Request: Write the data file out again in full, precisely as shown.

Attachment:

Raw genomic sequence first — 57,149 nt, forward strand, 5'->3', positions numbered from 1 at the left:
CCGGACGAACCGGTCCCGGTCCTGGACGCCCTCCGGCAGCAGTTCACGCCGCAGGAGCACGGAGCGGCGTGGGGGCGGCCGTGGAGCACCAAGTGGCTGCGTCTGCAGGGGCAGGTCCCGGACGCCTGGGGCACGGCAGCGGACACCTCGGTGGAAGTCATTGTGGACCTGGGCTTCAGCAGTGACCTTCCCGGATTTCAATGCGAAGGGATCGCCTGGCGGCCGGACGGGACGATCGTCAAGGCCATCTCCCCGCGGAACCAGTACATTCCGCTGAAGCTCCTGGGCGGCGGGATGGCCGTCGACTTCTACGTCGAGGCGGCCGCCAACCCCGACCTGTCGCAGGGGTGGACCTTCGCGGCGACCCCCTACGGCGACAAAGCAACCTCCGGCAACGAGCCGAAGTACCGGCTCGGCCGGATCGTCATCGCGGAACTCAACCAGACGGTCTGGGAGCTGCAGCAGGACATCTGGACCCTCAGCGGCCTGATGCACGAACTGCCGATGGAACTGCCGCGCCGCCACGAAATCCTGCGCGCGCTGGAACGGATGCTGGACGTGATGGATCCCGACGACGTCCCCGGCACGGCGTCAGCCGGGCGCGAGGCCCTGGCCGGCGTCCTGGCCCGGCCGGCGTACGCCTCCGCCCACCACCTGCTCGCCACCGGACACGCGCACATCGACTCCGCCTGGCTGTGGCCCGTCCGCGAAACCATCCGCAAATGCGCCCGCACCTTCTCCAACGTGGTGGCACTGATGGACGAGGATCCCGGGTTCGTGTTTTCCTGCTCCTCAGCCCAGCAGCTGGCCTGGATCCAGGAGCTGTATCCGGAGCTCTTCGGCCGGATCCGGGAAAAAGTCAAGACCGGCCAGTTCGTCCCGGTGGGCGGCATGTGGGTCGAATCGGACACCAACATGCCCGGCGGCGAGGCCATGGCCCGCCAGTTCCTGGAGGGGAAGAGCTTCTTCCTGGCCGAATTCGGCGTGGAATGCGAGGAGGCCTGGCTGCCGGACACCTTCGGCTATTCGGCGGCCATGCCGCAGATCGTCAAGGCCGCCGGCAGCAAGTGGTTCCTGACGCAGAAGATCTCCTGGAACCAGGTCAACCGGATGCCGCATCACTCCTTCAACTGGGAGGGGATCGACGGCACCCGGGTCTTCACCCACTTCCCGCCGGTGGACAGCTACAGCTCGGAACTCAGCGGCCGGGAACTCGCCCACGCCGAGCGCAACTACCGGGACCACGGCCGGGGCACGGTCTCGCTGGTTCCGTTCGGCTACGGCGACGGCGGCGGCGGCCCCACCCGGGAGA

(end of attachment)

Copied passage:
Raw genomic sequence first — 57,149 nt, forward strand, 5'->3', positions numbered from 1 at the left:
CCGGACGAACCGGTCCCGGTCCTGGACGCCCTCCGGCAGCAGTTCACGCCGCAGGAGCACGGAGCGGCGTGGGGGCGGCCGTGGAGCACCAAGTGGCTGCGTCTGCAGGGGCAGGTCCCGGACGCCTGGGGCACGGCAGCGGACACCTCGGTGGAAGTCATTGTGGACCTGGGCTTCAGCAGTGACCTTCCCGGATTTCAATGCGAAGGGATCGCCTGGCGGCCGGACGGGACGATCGTCAAGGCCATCTCCCCGCGGAACCAGTACATTCCGCTGAAGCTCCTGGGCGGCGGGATGGCCGTCGACTTCTACGTCGAGGCGGCCGCCAACCCCGACCTGTCGCAGGGGTGGACCTTCGCGGCGACCCCCTACGGCGACAAAGCAACCTCCGGCAACGAGCCGAAGTACCGGCTCGGCCGGATCGTCATCGCGGAACTCAACCAGACGGTCTGGGAGCTGCAGCAGGACATCTGGACCCTCAGCGGCCTGATGCACGAACTGCCGATGGAACTGCCGCGCCGCCACGAAATCCTGCGCGCGCTGGAACGGATGCTGGACGTGATGGATCCCGACGACGTCCCCGGCACGGCGTCAGCCGGGCGCGAGGCCCTGGCCGGCGTCCTGGCCCGGCCGGCGTACGCCTCCGCCCACCACCTGCTCGCCACCGGACACGCGCACATCGACTCCGCCTGGCTGTGGCCCGTCCGCGAAACCATCCGCAAATGCGCCCGCACCTTCTCCAACGTGGTGGCACTGATGGACGAGGATCCCGGGTTCGTGTTTTCCTGCTCCTCAGCCCAGCAGCTGGCCTGGATCCAGGAGCTGTATCCGGAGCTCTTCGGCCGGATCCGGGAAAAAGTCAAGACCGGCCAGTTCGTCCCGGTGGGCGGCATGTGGGTCGAATCGGACACCAACATGCCCGGCGGCGAGGCCATGGCCCGCCAGTTCCTGGAGGGGAAGAGCTTCTTCCTGGCCGAATTCGGCGTGGAATGCGAGGAGGCCTGGCTGCCGGACACCTTCGGCTATTCGGCGGCCATGCCGCAGATCGTCAAGGCCGCCGGCAGCAAGTGGTTCCTGACGCAGAAGATCTCCTGGAACCAGGTCAACCGGATGCCGCATCACTCCTTCAACTGGGAGGGGATCGACGGCACCCGGGTCTTCACCCACTTCCCGCCGGTGGACAGCTACAGCTCGGAACTCAGCGGCCGGGAACTCGCCCACGCCGAGCGCAACTACCGGGACCACGGCCGGGGCACGGTCTCGCTGGTTCCGTTCGGCTACGGCGACGGCGGCGGCGGCCCCACCCGGGAGA